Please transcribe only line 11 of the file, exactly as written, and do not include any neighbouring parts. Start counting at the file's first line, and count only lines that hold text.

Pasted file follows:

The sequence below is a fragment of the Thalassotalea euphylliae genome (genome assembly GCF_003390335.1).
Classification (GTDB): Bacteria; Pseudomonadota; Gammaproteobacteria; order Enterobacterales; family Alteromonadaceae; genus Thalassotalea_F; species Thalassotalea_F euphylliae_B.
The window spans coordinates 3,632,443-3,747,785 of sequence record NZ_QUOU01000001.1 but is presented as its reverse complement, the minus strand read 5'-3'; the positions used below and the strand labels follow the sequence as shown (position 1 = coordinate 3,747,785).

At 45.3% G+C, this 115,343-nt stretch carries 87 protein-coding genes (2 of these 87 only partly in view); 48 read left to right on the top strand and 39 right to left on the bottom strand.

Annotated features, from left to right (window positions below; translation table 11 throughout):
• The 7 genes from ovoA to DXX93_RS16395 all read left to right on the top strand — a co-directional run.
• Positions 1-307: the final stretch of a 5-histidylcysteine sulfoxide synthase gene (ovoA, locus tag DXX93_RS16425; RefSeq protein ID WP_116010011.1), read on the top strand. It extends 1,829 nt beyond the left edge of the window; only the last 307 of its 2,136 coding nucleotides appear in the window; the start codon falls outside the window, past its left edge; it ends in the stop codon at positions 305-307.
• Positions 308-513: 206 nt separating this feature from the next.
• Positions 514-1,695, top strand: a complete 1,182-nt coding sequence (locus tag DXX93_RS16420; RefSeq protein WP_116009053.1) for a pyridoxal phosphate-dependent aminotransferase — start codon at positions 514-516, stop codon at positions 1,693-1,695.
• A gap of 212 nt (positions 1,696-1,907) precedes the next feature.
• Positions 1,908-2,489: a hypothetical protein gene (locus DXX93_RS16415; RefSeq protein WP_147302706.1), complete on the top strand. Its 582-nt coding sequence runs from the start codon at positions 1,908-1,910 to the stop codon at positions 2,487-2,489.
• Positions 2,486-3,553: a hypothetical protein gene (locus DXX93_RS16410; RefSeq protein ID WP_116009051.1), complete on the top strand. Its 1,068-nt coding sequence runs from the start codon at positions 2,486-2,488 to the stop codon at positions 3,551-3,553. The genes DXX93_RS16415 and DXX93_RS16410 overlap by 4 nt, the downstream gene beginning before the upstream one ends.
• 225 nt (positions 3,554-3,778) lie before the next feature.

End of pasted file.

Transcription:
• Positions 1,908-2,489: a hypothetical protein gene (locus DXX93_RS16415; RefSeq protein WP_147302706.1), complete on the top strand. Its 582-nt coding sequence runs from the start codon at positions 1,908-1,910 to the stop codon at positions 2,487-2,489.